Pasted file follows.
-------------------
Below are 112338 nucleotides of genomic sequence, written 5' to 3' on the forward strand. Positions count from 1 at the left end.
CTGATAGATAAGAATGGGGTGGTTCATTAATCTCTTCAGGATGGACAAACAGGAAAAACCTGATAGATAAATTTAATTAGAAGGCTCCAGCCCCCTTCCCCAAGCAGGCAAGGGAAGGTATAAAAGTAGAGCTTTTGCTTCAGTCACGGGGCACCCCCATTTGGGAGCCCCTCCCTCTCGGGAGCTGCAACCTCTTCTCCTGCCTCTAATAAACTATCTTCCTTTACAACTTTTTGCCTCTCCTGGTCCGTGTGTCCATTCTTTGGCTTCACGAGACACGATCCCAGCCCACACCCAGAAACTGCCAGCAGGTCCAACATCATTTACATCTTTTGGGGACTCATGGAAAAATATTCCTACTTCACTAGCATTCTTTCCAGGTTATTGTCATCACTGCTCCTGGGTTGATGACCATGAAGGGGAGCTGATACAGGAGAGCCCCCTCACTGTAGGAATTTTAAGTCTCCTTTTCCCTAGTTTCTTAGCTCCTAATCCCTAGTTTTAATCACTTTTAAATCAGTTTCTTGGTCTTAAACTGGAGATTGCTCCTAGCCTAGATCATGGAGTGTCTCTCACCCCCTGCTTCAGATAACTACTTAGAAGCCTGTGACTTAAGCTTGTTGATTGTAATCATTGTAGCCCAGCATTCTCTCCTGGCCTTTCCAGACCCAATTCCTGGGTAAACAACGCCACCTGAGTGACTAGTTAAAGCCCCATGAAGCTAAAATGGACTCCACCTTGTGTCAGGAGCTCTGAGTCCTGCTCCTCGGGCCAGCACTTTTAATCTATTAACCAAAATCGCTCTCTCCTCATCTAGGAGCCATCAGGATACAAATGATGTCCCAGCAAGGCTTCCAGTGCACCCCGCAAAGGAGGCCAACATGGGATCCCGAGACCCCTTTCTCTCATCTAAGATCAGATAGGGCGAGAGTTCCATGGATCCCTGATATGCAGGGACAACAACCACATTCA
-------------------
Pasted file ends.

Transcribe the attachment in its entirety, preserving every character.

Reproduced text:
Below are 112338 nucleotides of genomic sequence, written 5' to 3' on the forward strand. Positions count from 1 at the left end.
CTGATAGATAAGAATGGGGTGGTTCATTAATCTCTTCAGGATGGACAAACAGGAAAAACCTGATAGATAAATTTAATTAGAAGGCTCCAGCCCCCTTCCCCAAGCAGGCAAGGGAAGGTATAAAAGTAGAGCTTTTGCTTCAGTCACGGGGCACCCCCATTTGGGAGCCCCTCCCTCTCGGGAGCTGCAACCTCTTCTCCTGCCTCTAATAAACTATCTTCCTTTACAACTTTTTGCCTCTCCTGGTCCGTGTGTCCATTCTTTGGCTTCACGAGACACGATCCCAGCCCACACCCAGAAACTGCCAGCAGGTCCAACATCATTTACATCTTTTGGGGACTCATGGAAAAATATTCCTACTTCACTAGCATTCTTTCCAGGTTATTGTCATCACTGCTCCTGGGTTGATGACCATGAAGGGGAGCTGATACAGGAGAGCCCCCTCACTGTAGGAATTTTAAGTCTCCTTTTCCCTAGTTTCTTAGCTCCTAATCCCTAGTTTTAATCACTTTTAAATCAGTTTCTTGGTCTTAAACTGGAGATTGCTCCTAGCCTAGATCATGGAGTGTCTCTCACCCCCTGCTTCAGATAACTACTTAGAAGCCTGTGACTTAAGCTTGTTGATTGTAATCATTGTAGCCCAGCATTCTCTCCTGGCCTTTCCAGACCCAATTCCTGGGTAAACAACGCCACCTGAGTGACTAGTTAAAGCCCCATGAAGCTAAAATGGACTCCACCTTGTGTCAGGAGCTCTGAGTCCTGCTCCTCGGGCCAGCACTTTTAATCTATTAACCAAAATCGCTCTCTCCTCATCTAGGAGCCATCAGGATACAAATGATGTCCCAGCAAGGCTTCCAGTGCACCCCGCAAAGGAGGCCAACATGGGATCCCGAGACCCCTTTCTCTCATCTAAGATCAGATAGGGCGAGAGTTCCATGGATCCCTGATATGCAGGGACAACAACCACATTCA